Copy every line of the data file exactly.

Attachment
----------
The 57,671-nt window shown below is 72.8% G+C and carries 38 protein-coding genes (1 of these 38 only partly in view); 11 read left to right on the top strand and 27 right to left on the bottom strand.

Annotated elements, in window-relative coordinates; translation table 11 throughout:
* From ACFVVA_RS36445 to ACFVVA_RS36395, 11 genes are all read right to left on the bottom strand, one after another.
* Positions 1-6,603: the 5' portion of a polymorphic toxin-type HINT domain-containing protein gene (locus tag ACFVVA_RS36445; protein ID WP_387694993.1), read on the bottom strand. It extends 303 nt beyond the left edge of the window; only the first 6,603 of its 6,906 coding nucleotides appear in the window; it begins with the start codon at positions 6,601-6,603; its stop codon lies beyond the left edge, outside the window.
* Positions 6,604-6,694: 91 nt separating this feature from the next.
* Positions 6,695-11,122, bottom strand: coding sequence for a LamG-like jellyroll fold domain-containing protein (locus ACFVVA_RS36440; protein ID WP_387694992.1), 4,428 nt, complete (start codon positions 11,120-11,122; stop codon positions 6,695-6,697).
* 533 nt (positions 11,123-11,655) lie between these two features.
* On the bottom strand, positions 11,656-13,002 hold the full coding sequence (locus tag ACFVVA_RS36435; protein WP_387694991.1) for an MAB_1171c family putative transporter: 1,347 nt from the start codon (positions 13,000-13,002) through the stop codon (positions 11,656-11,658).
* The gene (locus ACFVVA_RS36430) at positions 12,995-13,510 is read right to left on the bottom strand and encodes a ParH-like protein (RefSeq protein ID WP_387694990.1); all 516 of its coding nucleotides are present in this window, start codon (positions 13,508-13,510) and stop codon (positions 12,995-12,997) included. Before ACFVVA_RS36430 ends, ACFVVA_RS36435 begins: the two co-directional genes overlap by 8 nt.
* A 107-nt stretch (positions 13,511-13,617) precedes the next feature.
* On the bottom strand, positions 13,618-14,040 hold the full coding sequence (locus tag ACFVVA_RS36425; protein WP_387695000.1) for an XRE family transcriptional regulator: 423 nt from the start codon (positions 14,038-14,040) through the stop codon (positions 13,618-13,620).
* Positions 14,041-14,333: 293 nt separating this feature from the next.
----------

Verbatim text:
The 57,671-nt window shown below is 72.8% G+C and carries 38 protein-coding genes (1 of these 38 only partly in view); 11 read left to right on the top strand and 27 right to left on the bottom strand.

Annotated elements, in window-relative coordinates; translation table 11 throughout:
* From ACFVVA_RS36445 to ACFVVA_RS36395, 11 genes are all read right to left on the bottom strand, one after another.
* Positions 1-6,603: the 5' portion of a polymorphic toxin-type HINT domain-containing protein gene (locus tag ACFVVA_RS36445; protein ID WP_387694993.1), read on the bottom strand. It extends 303 nt beyond the left edge of the window; only the first 6,603 of its 6,906 coding nucleotides appear in the window; it begins with the start codon at positions 6,601-6,603; its stop codon lies beyond the left edge, outside the window.
* Positions 6,604-6,694: 91 nt separating this feature from the next.
* Positions 6,695-11,122, bottom strand: coding sequence for a LamG-like jellyroll fold domain-containing protein (locus ACFVVA_RS36440; protein ID WP_387694992.1), 4,428 nt, complete (start codon positions 11,120-11,122; stop codon positions 6,695-6,697).
* 533 nt (positions 11,123-11,655) lie between these two features.
* On the bottom strand, positions 11,656-13,002 hold the full coding sequence (locus tag ACFVVA_RS36435; protein WP_387694991.1) for an MAB_1171c family putative transporter: 1,347 nt from the start codon (positions 13,000-13,002) through the stop codon (positions 11,656-11,658).
* The gene (locus ACFVVA_RS36430) at positions 12,995-13,510 is read right to left on the bottom strand and encodes a ParH-like protein (RefSeq protein ID WP_387694990.1); all 516 of its coding nucleotides are present in this window, start codon (positions 13,508-13,510) and stop codon (positions 12,995-12,997) included. Before ACFVVA_RS36430 ends, ACFVVA_RS36435 begins: the two co-directional genes overlap by 8 nt.
* A 107-nt stretch (positions 13,511-13,617) precedes the next feature.
* On the bottom strand, positions 13,618-14,040 hold the full coding sequence (locus tag ACFVVA_RS36425; protein WP_387695000.1) for an XRE family transcriptional regulator: 423 nt from the start codon (positions 14,038-14,040) through the stop codon (positions 13,618-13,620).
* Positions 14,041-14,333: 293 nt separating this feature from the next.